2Do This Week, Sept. 9-15: Cultural Events Around Town
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• The Music at Rodef Shalom series opens with an ensemble that disguises its virtuosity. The Pittsburgh Chamber Players is led by three Pittsburgh Symphony Orchestra musicians: cellist Mikhail Istomin, violinist Jennifer Orchard and Noah Bendix-Balgley (the PSO concertmaster). Not that you'd know if from the name! The repertoire is TBA, the concert is free and it takes place at Rodef Shalom Congregation in Shadyside. 412-621-6566.
• Rory O'Malley, Tony nominee for "The Book of Mormon," returns to his alma mater for a free reading of "8," a play about the trial that challenged California's anti-gay marriage Proposition 8, at Carnegie Mellon University. The performance with CMU School of Drama students will be at 7 p.m. in the University Center's McConomy Auditorium. More at www.drama.cmu.edu.
Admission is free for the return of the Pittsburgh Playwrights' production of "Gem of the Ocean," at 7 p.m. this night and three more Tuesdays -- Sept. 18, Oct. 2 and 9 -- at the August Wilson Center for African American Culture, Downtown. More at www.augustwilsoncenter.org or 412-258-2700.
New York Times best-selling author Wes Moore appears at the Hill House Kaufmann Center, 1825 Centre Ave., at 7 p.m. as part of a Pittsburgh Arts & Lectures special event. "Discovering Wes Moore" is a program about the life of Wes Moore: author, decorated combat veteran, White House fellow and Rhodes Scholar. His memoir, "The Other Wes Moore," is about a kid with his same name, who grew up in his same neighborhood but who ended up in prison for felony murder and about the differences in their lives that determined their futures -- like staying in school. The book recently has been revised for a teen audience under the title, "Discovering Wes Moore." Both books will be available for purchase at the event. Tickets are $10 for adults or two for $15, $5 for age 18 and younger and free to kids 3 and under with lap pass, www.pittsburghlectures.org, the Kaufmann Center or 412-622-8866.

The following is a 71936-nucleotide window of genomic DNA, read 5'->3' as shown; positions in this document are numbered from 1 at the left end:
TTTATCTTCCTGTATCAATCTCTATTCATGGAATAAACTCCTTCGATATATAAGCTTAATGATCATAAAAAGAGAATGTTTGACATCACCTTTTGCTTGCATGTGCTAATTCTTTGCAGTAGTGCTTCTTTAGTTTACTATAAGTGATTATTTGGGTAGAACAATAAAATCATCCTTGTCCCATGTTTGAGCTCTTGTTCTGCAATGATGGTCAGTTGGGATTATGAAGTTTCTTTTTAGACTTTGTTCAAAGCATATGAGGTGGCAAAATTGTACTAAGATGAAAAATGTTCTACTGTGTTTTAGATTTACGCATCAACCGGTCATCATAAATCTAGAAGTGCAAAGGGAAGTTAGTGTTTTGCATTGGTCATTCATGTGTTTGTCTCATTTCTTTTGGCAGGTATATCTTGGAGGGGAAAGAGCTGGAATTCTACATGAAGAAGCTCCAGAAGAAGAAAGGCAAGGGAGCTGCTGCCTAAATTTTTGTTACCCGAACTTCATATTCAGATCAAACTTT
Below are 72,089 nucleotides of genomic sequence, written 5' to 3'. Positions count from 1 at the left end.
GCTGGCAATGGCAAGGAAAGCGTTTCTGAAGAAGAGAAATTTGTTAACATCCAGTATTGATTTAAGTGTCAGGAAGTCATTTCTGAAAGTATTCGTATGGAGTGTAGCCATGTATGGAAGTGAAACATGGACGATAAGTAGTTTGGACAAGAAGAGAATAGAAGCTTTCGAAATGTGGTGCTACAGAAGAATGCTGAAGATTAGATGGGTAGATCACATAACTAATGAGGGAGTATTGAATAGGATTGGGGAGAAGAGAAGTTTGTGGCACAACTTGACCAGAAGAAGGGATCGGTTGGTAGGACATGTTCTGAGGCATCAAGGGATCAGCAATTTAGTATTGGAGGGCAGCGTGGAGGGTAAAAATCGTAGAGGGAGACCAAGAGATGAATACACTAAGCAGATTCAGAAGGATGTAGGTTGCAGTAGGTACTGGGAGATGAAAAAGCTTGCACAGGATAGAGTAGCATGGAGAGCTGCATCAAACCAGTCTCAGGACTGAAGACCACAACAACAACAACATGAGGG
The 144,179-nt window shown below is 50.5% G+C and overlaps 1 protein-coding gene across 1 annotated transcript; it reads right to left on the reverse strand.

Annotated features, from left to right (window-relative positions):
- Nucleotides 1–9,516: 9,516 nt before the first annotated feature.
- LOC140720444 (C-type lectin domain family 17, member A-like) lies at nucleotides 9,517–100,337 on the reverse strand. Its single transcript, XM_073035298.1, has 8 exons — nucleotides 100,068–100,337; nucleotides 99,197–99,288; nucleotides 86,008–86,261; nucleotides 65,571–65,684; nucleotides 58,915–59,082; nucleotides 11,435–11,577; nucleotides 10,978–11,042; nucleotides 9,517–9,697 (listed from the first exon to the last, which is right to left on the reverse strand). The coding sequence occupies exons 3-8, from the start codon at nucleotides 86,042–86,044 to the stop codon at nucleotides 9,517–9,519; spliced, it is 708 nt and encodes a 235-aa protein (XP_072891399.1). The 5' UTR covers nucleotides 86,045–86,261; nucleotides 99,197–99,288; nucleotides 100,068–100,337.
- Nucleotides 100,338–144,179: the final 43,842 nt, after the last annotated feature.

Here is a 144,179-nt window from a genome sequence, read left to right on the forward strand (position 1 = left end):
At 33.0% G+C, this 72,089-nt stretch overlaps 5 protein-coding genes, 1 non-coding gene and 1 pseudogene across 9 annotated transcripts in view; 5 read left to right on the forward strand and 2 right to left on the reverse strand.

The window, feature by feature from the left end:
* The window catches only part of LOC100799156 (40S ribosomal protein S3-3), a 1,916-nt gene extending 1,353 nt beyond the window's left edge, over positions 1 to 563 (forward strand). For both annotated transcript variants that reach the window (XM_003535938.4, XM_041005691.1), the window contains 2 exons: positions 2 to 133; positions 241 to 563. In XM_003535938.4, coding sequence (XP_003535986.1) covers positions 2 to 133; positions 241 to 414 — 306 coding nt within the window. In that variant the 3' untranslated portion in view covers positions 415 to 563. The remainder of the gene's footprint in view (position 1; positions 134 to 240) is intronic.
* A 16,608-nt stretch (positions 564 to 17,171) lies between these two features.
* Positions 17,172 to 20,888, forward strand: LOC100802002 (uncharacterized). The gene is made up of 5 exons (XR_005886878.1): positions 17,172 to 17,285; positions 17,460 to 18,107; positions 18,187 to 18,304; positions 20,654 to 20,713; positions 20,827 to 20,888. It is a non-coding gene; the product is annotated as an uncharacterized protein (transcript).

"Dixie's Tupperware Party" comes to the CLO Cabaret with bawdy belle Dixie Longate (aka Kris Andersson) selling her wares and telling her tales, from the trailer park to saleswoman supreme. She's at the Cabaret at Theater Square, Downtown, through Oct. 14. Tickets are $34.75-$44.75, or $50.75 for onstage seating; www.clocabaret.com or 412-456-6666.
Camille A. Brown & Dancers perform "Mr. TOL E. RAncE" at the Kelly-Strayhorn Theater, 5941 Penn Ave., at 8 p.m. The troupe uses sketch comedy, live music and bold dance to examine African-American humor throughout history. Inspired by author Mel Watkins' "On the Real Side: A History of African American Comedy from Slavery to Chris Rock," "Mr. TOL E. RAncE" exposes issues of tolerance and the representation of African-Americans in the media. A cast of 11 dancers, actors and musicians brings this world premiere to life. Ms. Brown, an award-winning dancer-choreographer and musician, is interested in interdisciplinary work that defies category. Tickets are $15-$25 at www.kelly-strayhorn.org.
Fans of superstar classical pianist Lang Lang might pay $100 for a ticket to hear him. When he performs at the Pittsburgh Symphony Orchestra gala, the range is $30 to $150. Not bad, but for $750 you get a pre-concert cocktail hour and a post-concert formal dinner catered by the Duquesne Club (with music director Manfred Honeck showing up just in time for dessert). The PSO is calling the gala the "Year of the Dragon," since we are in the Chinese "Year of the Dragon" and because Lang Lang will play selections from his CD "Dragon Songs." before launching into Liszt's Piano Concerto No. 1. 7 p.m. at Heinz Hall, Downtown. 412-392-4900; www.pittsburghsymphony.org.
First Published September 9, 2012 12:00 am